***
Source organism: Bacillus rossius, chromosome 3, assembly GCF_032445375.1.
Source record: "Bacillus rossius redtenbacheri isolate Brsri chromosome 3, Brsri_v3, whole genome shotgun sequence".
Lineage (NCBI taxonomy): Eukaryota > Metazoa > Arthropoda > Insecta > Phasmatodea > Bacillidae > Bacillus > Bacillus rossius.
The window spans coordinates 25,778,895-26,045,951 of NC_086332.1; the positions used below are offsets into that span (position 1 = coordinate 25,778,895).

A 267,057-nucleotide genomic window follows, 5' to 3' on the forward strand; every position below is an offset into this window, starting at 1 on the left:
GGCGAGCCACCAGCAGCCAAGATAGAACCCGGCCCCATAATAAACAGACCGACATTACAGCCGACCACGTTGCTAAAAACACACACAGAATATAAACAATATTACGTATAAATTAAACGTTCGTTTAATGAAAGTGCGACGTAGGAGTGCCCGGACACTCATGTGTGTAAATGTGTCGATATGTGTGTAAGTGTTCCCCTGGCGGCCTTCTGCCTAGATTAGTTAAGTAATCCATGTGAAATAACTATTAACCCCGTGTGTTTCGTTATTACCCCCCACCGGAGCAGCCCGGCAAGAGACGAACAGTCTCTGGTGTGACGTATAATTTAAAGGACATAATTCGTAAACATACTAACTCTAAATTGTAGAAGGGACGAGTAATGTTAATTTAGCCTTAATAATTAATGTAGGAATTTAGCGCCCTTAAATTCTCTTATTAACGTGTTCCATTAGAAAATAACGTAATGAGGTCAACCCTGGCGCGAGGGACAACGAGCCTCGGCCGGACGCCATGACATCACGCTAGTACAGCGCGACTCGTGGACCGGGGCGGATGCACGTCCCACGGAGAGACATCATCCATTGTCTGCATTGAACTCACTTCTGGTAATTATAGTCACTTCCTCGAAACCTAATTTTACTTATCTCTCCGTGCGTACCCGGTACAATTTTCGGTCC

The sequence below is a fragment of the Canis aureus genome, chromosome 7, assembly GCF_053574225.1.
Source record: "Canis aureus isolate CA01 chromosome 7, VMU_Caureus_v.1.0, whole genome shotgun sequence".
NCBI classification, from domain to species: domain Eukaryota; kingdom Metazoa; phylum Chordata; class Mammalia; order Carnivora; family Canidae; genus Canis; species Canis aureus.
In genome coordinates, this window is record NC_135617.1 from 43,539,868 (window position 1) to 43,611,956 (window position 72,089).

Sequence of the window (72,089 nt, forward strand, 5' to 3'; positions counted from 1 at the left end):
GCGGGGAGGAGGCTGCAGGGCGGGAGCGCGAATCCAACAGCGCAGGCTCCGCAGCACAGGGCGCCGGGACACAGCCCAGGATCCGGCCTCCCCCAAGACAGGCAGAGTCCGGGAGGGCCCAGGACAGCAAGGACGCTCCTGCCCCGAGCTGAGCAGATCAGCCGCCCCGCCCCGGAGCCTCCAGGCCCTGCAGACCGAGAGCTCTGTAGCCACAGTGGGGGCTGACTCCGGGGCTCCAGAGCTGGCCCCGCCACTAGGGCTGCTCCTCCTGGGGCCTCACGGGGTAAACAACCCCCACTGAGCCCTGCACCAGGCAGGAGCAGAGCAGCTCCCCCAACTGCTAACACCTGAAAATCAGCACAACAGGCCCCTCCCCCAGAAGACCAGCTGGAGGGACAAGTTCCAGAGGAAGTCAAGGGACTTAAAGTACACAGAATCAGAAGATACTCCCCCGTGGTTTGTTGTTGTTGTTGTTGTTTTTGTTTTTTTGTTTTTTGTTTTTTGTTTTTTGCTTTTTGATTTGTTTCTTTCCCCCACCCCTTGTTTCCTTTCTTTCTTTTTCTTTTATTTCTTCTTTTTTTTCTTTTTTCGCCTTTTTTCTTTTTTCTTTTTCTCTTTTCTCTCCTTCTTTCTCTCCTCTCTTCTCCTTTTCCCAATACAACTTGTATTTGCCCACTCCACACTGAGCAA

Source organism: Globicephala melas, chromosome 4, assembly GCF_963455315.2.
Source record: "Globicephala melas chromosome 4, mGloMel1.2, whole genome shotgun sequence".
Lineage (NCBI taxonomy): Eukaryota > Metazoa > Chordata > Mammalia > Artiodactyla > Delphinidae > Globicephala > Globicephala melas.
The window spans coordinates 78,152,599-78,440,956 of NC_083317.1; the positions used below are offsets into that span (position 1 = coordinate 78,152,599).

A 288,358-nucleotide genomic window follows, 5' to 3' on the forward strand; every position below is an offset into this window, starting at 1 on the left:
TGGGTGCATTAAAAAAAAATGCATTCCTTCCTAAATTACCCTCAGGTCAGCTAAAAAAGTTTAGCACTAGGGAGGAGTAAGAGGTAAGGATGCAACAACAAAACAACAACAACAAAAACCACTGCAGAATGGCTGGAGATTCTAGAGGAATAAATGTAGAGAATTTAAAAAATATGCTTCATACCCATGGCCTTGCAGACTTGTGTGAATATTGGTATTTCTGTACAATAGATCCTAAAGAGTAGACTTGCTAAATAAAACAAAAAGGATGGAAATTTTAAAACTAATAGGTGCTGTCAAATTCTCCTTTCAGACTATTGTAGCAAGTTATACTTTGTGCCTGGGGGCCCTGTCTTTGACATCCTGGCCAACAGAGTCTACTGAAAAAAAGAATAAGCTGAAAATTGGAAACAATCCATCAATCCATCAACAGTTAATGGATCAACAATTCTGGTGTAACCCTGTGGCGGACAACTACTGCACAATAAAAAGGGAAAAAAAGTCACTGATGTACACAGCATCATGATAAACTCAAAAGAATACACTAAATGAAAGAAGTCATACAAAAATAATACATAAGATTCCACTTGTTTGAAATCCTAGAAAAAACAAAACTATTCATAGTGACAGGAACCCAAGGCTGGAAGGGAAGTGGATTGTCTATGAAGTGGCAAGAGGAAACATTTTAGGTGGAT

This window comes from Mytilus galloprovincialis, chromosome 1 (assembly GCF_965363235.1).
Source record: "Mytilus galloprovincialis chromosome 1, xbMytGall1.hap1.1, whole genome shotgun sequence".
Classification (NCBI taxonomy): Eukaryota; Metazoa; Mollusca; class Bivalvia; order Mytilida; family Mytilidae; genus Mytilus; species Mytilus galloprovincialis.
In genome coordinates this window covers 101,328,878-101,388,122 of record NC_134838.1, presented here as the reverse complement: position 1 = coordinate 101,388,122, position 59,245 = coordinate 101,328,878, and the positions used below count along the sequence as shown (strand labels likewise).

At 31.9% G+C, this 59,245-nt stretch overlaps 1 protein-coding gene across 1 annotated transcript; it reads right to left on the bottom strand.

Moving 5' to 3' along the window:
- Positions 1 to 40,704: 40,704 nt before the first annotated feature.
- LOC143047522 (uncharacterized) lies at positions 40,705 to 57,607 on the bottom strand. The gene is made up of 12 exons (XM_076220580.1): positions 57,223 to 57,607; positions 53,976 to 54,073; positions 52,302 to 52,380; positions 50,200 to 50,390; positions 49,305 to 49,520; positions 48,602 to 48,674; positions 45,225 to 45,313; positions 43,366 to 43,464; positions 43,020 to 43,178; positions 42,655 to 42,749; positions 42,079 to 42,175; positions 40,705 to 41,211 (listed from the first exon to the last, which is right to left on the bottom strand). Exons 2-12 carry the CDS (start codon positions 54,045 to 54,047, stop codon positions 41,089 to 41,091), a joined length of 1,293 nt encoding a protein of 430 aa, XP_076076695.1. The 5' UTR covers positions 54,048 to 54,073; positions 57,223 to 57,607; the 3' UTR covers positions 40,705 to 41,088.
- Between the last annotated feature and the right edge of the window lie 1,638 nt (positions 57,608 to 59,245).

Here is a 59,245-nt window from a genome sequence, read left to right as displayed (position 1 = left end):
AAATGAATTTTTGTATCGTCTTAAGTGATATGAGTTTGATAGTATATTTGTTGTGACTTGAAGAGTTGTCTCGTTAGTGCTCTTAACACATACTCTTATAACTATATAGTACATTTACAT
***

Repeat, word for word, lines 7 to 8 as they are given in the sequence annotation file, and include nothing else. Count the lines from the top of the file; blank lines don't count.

The sequence below is a fragment of the Canis aureus genome, chromosome 7, assembly GCF_053574225.1.
Source record: "Canis aureus isolate CA01 chromosome 7, VMU_Caureus_v.1.0, whole genome shotgun sequence".